Are We Alone in the Universe?


What Does Life Require?

The Definition of Life

- There is no simple definition of life!

- Life is “defined” by the possession of a number of complex characteristics.


- All living Earth organisms…

- have a common set of biological molecules

- can maintain homeostasis

- can evolve

- require liquid water


The Properties of Water

- Elements: fundamental forms of matter

- Atoms: the smallest units of an element

- Atoms are composed of protons, neutrons, and electrons


- Protons (positive charge) + neutrons = nucleus

- Electrons (negative charge) are outside the nucleus.


- Molecule: two or more atoms held together by chemical bonds

- Water molecule: two hydrogen atoms bonded to one oxygen atom

- A bond made by sharing of electrons is called a covalent bond


- Water is a polar molecule:

- Oxygen side is slightly negative

- Hydrogen side is slightly positive

- When molecules have no charges, they are nonpolar


- Water is a good solvent (a liquid that helps chemical reactions)

- Solute: what is being dissolved (a solid)

- Solution: the solute in the solvent (a mixture)


- Hydrogen bond: the weak attraction between the hydrogen atom of one water molecule and the oxygen atom of another

- Hydrogen bonds are the weakest form of chemical bond

- Water molecules tend to stick together: cohesion

- Water molecules tend to stick to charged molecules: adhesion


- Water can dissolve salts and hydrophilic (water–loving) molecules because it is polar (partially charged).


- Water can dissolve acids and bases.

- The pH scale is a measure of the relative amounts of acids and bases in a solution.

- pH greater than 7 = basic (more base)

- pH lower than 7 = acidic (more acid)

- Pure water has a pH of 7 = neutral


- Nonpolar molecules, such as oil, do not contain charged atoms.

- These atoms are called hydrophobic (water–hating).


Organic Chemistry

- All life on Earth is based on organic chemistry: the chemistry of the element carbon.

- Carbon makes up most of the mass of living organisms.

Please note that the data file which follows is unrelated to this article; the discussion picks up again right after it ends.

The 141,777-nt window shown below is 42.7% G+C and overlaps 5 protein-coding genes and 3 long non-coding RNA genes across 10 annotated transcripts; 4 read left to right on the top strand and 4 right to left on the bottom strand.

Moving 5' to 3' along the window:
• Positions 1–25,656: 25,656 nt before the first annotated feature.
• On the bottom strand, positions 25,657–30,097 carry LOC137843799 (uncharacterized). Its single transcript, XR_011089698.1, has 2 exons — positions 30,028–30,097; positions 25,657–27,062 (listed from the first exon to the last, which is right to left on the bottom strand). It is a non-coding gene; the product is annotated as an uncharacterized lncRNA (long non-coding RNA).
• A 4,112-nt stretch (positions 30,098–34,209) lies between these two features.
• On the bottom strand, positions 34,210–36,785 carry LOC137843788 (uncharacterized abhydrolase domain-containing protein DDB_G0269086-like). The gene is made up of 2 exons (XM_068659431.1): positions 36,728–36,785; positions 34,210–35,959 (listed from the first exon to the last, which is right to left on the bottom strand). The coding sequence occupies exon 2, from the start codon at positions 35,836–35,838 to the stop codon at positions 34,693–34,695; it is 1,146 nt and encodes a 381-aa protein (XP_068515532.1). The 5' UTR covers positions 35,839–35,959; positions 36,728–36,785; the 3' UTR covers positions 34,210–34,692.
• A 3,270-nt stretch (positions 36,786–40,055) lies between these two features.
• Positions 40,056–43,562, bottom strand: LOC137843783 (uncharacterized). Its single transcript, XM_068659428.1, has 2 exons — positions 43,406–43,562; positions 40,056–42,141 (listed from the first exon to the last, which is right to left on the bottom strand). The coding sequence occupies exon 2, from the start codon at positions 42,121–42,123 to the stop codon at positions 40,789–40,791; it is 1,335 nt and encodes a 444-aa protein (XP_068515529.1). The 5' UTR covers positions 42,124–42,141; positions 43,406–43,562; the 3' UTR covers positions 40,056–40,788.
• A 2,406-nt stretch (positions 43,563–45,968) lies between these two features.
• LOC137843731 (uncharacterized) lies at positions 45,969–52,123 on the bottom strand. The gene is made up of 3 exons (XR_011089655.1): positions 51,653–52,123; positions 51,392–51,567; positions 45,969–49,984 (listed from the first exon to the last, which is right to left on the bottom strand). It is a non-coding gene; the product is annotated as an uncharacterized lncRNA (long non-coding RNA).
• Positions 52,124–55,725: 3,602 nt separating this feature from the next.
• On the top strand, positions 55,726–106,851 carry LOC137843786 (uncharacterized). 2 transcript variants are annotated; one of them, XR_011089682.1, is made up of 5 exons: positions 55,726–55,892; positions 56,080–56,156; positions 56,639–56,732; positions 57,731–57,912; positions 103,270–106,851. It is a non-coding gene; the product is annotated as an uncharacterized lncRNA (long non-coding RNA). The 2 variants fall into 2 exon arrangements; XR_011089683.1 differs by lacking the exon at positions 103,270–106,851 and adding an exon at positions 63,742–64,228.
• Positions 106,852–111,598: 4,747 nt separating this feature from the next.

- Carbon: a molecular “TinkerToy”

- Can bond to up to 4 different atoms at once

- Covalent bonds: strong bonds from sharing electrons

- Carbon can make macromolecules, or molecules that are large and usually comprised of smaller subunit molecules


Structure and Function of Macromolecules

- Carbohydrates: molecules of carbon, oxygen, and hydrogen

- Major source of energy for cells

- Hydrophilic


- Proteins: polymers of amino acids; joined by peptide bonds

- Often have a mix of hydrophilic and hydrophobic portions


- Proteins are made up of carbon, oxygen, hydrogen, and nitrogen.

- There are 20 different amino acids, with different chemical properties.

- Different combinations of amino acids give proteins different properties.

- The amino acid sequence in a protein determines the shape of the protein


- Lipids: hydrophobic; composed mostly of carbon and hydrogen

- Three types:


- Nucleic acids: polymers of nucleotides

- Nucleotide: sugar + a phosphate + a nitrogenous base


- Nucleotides are of two types: RNA and DNA, depending on the sugar.

- DNA is the hereditary material in nearly all organisms.

- RNA is heavily involved with protein synthesis - converting the DNA code into a functioning protein.


- The structure of a DNA molecule is a double helix.

- Two strands of DNA are held together by hydrogen bonds


- Bonding between bases on opposite strands follows strict base-pairing rules:

- A with T

- G with C


Life on Earth

Prokaryotic and Eukaryotic Cells

Cell Structures

- All cells have the following:

- Plasma membrane surrounding the cell (this is a phospholipid bilayer)

- Cytoplasm (cytosol) inside the membrane; chemical reactions take place here

- Genetic information in the form of DNA

- Ribosomes for the production of proteins, made up of RNA and proteins


- All cells on Earth are either prokaryotic or eukaryotic.

- Prokaryotic cells are smaller and simpler in structure.

- They probably resemble the earliest cells to arise on Earth.

- Some structures in the Martian meteorite resemble them.


- All cells are surrounded by a plasma membrane.

- Made of a phospholipids bilayer: hydrophobic tails orient inside the membrane, away from water

- Fluid mosaic: lipids and proteins can move about within the membrane

- Semipermeable: some molecules can cross and some can’t


- Prokaryotes have DNA but do not have a nucleus (membrane-bound structure that contains the DNA).


- Eukaryotic cells are much more complex.

- Have true nuclei surrounded by a membrane

- Also have membrane-bound organelles with specialized jobs


The Tree of Life and Evolutionary Theory

- All Earth organisms share many similarities:

- Same basic biochemistry, with same types of macromolecules

- All organisms consist of cells

- Cells always have phospholipids bilayer plasma membrane

- Eukaryotes share most of the same organelles.


- This unity of life is best explained by a tree of life, with modern species having evolved from common ancestors.


- Early life.

- Evolutionary history of Humans.